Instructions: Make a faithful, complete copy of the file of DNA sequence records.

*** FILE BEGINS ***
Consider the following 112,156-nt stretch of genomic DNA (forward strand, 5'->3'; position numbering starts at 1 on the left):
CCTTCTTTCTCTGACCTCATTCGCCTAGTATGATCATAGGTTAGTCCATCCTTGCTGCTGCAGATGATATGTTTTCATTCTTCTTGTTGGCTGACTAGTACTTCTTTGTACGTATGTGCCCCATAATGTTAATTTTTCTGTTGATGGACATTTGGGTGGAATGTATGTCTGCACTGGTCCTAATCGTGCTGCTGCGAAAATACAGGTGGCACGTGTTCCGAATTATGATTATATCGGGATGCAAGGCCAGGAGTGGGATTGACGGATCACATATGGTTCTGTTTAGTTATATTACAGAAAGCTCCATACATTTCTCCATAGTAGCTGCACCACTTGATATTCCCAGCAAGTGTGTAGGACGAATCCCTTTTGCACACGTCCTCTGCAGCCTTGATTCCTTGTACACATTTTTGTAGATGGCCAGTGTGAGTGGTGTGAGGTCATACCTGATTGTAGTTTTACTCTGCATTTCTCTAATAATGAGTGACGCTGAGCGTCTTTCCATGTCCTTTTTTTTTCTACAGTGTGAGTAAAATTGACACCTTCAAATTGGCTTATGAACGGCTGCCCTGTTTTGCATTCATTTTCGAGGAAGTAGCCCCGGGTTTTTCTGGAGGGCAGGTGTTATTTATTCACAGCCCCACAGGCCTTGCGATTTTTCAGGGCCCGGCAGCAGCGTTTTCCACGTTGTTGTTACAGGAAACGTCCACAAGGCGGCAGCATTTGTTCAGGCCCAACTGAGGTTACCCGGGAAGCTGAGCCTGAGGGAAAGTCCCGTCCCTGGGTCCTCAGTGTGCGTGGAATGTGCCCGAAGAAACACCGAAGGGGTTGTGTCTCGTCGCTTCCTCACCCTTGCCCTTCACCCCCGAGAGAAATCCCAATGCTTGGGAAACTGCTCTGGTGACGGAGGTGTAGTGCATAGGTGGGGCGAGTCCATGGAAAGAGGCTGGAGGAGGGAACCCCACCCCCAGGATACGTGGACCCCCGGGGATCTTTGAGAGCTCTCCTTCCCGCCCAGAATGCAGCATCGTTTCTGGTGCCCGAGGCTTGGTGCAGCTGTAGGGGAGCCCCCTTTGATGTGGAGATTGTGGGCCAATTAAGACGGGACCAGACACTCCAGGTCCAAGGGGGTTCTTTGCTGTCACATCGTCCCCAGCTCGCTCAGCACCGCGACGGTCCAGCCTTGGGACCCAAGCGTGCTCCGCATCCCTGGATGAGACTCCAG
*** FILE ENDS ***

Consider the following 112,156-nt stretch of genomic DNA (forward strand, 5'->3'; position numbering starts at 1 on the left):
CCTTCTTTCTCTGACCTCATTCGCCTAGTATGATCATAGGTTAGTCCATCCTTGCTGCTGCAGATGATATGTTTTCATTCTTCTTGTTGGCTGACTAGTACTTCTTTGTACGTATGTGCCCCATAATGTTAATTTTTCTGTTGATGGACATTTGGGTGGAATGTATGTCTGCACTGGTCCTAATCGTGCTGCTGCGAAAATACAGGTGGCACGTGTTCCGAATTATGATTATATCGGGATGCAAGGCCAGGAGTGGGATTGACGGATCACATATGGTTCTGTTTAGTTATATTACAGAAAGCTCCATACATTTCTCCATAGTAGCTGCACCACTTGATATTCCCAGCAAGTGTGTAGGACGAATCCCTTTTGCACACGTCCTCTGCAGCCTTGATTCCTTGTACACATTTTTGTAGATGGCCAGTGTGAGTGGTGTGAGGTCATACCTGATTGTAGTTTTACTCTGCATTTCTCTAATAATGAGTGACGCTGAGCGTCTTTCCATGTCCTTTTTTTTTCTACAGTGTGAGTAAAATTGACACCTTCAAATTGGCTTATGAACGGCTGCCCTGTTTTGCATTCATTTTCGAGGAAGTAGCCCCGGGTTTTTCTGGAGGGCAGGTGTTATTTATTCACAGCCCCACAGGCCTTGCGATTTTTCAGGGCCCGGCAGCAGCGTTTTCCACGTTGTTGTTACAGGAAACGTCCACAAGGCGGCAGCATTTGTTCAGGCCCAACTGAGGTTACCCGGGAAGCTGAGCCTGAGGGAAAGTCCCGTCCCTGGGTCCTCAGTGTGCGTGGAATGTGCCCGAAGAAACACCGAAGGGGTTGTGTCTCGTCGCTTCCTCACCCTTGCCCTTCACCCCCGAGAGAAATCCCAATGCTTGGGAAACTGCTCTGGTGACGGAGGTGTAGTGCATAGGTGGGGCGAGTCCATGGAAAGAGGCTGGAGGAGGGAACCCCACCCCCAGGATACGTGGACCCCCGGGGATCTTTGAGAGCTCTCCTTCCCGCCCAGAATGCAGCATCGTTTCTGGTGCCCGAGGCTTGGTGCAGCTGTAGGGGAGCCCCCTTTGATGTGGAGATTGTGGGCCAATTAAGACGGGACCAGACACTCCAGGTCCAAGGGGGTTCTTTGCTGTCACATCGTCCCCAGCTCGCTCAGCACCGCGACGGTCCAGCCTTGGGACCCAAGCGTGCTCCGCATCCCTGGATGAGACTCCAG